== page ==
Category: Black Women’s Health Study News
“Racism is a significant stressor in the lives of African-American women, and our results contribute to a growing body of evidence indicating that experiences of racism can have adverse effects on health,” says Patricia Coogan.
There are many reasons why people are obese. The U.S. Centers for Disease Control and Prevention, which estimates that one-third of Americans are obese, attributes the epidemic to genes, diet, socioeconomic status, environment, and lifestyle, among other things. At BU, dozens of researchers are searching for a better understanding of the causes of, and for solutions to, a health problem associated with heart disease, stroke, type 2 diabetes, and certain types of cancer, and whose medical costs were $147 billion in 2008. In this four-part series, BU Today looks at their work in progress.
Socioeconomic status across one’s lifetime is related to weight gain and risk of obesity in African-American women, according to a new study led by researchers from BU’s Slone Epidemiology Center.
When epidemiologists Julie Palmer and Lynn Rosenberg launched the Black Women’s Health Study in the early 1990s, they could state with confidence the number of long-term health studies of African American women previously undertaken: zero. While it was clear that black women have higher rates of breast cancer at young ages, as well as a greater incidence of many illnesses, such as hypertension, diabetes, stroke, and lupus, scientists could only guess at the reasons.
Yvette Cozier, DSc, discusses diabetes in African American women with playwright Robbie McCauley on ArtsEmerson
There are two kinds of sugar. There’s Sam Cooke’s kind, the one he sings about in the great 1965 song, “Sugar Dumpling.” It’s sweet. It’s soul food. It’s love. It’s everything good about being alive.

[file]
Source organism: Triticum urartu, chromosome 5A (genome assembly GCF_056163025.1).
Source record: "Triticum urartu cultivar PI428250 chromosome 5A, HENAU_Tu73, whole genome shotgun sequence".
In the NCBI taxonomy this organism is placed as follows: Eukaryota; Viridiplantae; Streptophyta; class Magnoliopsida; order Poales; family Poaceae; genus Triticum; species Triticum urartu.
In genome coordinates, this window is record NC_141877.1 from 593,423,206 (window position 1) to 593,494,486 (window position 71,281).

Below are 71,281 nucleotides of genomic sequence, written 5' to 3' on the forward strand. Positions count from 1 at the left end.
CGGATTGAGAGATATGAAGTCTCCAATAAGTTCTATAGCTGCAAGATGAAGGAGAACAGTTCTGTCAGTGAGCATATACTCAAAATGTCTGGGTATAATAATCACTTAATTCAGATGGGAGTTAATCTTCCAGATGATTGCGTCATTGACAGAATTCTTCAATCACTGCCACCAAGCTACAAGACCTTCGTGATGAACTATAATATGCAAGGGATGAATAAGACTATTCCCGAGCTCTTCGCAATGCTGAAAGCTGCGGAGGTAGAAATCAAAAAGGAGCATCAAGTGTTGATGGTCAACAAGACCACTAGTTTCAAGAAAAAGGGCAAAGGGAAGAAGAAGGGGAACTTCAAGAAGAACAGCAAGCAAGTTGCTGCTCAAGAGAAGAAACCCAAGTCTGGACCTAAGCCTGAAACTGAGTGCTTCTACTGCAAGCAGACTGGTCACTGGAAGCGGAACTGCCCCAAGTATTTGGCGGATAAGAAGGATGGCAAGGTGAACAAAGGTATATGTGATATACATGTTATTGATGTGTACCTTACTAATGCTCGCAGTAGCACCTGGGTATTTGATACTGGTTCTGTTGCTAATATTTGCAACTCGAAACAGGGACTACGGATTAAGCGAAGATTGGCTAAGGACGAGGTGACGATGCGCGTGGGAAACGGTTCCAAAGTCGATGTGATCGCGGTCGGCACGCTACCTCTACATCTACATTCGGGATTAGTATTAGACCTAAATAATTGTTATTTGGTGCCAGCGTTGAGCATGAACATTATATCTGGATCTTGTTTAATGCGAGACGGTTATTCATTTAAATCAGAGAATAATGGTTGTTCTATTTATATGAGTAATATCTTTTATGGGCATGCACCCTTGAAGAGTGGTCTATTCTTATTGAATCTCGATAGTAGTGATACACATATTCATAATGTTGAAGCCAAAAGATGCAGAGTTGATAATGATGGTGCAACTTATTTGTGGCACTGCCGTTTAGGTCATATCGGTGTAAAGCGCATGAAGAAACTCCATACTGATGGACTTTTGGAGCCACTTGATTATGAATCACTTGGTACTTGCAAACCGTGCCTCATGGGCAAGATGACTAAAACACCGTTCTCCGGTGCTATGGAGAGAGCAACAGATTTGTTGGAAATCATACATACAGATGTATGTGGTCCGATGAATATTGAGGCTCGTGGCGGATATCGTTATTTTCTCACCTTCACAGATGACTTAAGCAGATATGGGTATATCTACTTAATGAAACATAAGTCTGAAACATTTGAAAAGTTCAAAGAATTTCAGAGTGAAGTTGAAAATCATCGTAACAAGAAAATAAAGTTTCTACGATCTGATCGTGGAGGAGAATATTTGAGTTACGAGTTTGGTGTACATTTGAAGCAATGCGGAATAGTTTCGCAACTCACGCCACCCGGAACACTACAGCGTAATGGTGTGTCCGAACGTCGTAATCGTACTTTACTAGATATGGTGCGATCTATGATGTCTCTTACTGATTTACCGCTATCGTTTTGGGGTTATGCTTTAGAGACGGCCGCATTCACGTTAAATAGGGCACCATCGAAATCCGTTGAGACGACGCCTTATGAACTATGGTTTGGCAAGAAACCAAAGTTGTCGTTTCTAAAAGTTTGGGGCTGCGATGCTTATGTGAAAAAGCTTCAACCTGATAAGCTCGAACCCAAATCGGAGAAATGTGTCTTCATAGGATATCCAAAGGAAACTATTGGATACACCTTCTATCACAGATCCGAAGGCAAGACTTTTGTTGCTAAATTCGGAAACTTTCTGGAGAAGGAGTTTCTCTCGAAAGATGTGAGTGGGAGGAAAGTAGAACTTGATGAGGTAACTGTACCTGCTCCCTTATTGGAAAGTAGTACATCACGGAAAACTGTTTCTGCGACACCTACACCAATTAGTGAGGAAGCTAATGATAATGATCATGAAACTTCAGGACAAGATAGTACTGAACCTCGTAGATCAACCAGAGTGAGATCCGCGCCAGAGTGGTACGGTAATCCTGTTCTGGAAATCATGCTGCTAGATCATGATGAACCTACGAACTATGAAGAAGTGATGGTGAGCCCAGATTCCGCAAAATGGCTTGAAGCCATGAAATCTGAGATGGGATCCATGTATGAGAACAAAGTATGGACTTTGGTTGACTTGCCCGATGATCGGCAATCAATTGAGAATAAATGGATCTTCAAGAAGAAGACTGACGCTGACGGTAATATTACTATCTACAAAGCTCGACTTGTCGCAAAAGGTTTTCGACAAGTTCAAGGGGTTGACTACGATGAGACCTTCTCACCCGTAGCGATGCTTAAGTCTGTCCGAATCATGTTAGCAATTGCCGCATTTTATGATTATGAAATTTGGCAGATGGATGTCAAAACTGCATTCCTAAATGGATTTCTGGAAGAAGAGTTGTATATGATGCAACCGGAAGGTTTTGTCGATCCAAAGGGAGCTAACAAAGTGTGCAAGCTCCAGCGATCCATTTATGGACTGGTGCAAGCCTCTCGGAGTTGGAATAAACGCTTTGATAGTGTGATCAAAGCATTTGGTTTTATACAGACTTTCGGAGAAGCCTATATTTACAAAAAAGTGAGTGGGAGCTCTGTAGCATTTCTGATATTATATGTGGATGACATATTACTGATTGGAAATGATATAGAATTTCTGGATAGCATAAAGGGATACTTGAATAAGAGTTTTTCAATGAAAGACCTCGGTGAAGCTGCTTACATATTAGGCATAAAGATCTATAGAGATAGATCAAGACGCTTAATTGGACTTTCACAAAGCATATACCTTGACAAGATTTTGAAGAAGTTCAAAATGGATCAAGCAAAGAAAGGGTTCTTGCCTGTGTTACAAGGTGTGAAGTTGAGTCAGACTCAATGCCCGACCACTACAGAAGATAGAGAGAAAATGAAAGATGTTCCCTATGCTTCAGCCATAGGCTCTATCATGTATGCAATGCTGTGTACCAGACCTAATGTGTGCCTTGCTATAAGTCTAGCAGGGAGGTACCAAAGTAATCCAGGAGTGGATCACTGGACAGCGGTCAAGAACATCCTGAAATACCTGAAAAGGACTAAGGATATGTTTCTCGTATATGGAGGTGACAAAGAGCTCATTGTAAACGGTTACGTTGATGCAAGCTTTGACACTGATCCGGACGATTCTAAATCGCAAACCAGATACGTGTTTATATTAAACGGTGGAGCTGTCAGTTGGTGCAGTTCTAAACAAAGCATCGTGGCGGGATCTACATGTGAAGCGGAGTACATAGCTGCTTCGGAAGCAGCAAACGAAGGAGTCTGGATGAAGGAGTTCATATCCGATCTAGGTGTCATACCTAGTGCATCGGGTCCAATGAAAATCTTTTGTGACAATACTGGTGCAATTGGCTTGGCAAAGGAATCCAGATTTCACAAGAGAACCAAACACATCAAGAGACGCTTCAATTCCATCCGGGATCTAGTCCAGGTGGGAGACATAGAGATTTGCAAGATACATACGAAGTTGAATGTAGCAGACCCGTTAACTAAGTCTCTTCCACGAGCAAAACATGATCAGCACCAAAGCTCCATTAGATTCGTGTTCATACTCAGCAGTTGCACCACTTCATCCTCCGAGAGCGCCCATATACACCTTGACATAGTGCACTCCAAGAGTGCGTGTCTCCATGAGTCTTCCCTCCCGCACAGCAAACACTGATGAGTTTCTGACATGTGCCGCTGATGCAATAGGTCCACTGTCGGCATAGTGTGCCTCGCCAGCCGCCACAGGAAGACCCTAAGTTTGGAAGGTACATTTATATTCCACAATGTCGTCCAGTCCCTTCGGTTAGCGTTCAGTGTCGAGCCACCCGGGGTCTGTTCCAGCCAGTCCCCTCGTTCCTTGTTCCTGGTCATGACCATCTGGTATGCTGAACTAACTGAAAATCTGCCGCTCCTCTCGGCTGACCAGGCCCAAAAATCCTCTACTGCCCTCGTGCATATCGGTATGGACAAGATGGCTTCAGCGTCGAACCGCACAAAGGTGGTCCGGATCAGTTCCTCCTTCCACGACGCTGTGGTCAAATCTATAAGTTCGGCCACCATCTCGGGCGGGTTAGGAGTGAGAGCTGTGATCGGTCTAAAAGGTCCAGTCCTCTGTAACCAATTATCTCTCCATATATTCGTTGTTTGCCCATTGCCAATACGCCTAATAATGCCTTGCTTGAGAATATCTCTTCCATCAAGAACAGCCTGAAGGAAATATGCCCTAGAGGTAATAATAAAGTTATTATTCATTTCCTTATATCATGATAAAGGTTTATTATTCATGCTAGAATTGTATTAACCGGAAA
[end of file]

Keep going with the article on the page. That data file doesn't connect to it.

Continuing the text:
Then there’s Robbie McCauley’s sugar. The deadly kind. The kind behind a diabetes epidemic that affects almost 20 percent of adult African-Americans, twice as many as the general population. The kind that makes diabetes the fourth-leading cause of death among blacks.
Study finds air pollution linked to increased incidence of diabetes and hypertension in African American women
The incidence of type 2 diabetes and hypertension increases with cumulative levels of exposure to nitrogen oxides, according to a new study led by researchers from the Slone Epidemiology Center at Boston University.
Patricia F. Coogan, ScD, an associate professor of epidemiology at Boston University’s Slone Epidemiology Center, recently was awarded funding for two grants from the National Institutes of Health. The first is a five-year grant from the National Institute of Environmental Health Sciences that will study air pollution and risk of incident hypertension and diabetes in African American women. The second award is for a three-year study on the psychosocial factors and the risk of incident asthma in African American women, funded by the National Heart, Lung and Blood Institute.
BWHS research featured in Fall 2011 issue of Boston University School of Medicine: Campus & Alumni News
New genetic risk factors of systemic lupus erythematosus found in study of African American women
Researchers from Boston University’s Slone Epidemiology Center have found four new genetic variants in the major histocompatibility complex (MHC) that confer a higher risk of systemic lupus erythematosus (“lupus”) in African American women.
Aetna Foundation supports study of obesity among African American women
As part of a $1 million funding program, the Aetna Foundation has provided a $233,000 grant to Boston University’s Slone Epidemiology Center for a two-year study of factors that influence obesity among African American women — including both individual and neighborhood-level factors — and the identification of the most effective small changes individuals can make to decrease obesity rates among African American women.
Having multiple children is generally thought to reduce the risk of breast cancer in women. But African-American women who give birth to two or more children have about a 50 percent greater chance than those who have no children at all of developing a kind of aggressive breast cancer, which is characterized by the absence of estrogen or progesterone receptors.
Why are African-American women more likely than those of European descent to be diagnosed with breast cancer at a young age, and with poor prognoses? It’s a provocative question, and one that a multidisciplinary team from the Slone Epidemiology Center at Boston University (BU), the University of North Carolina Lineberger Comprehensive Cancer Center (UNC) and Roswell Park Cancer Institute (RPCI) are coming together to address, supported by a five-year, $19.3 million award from the National Cancer Institute (NCI).
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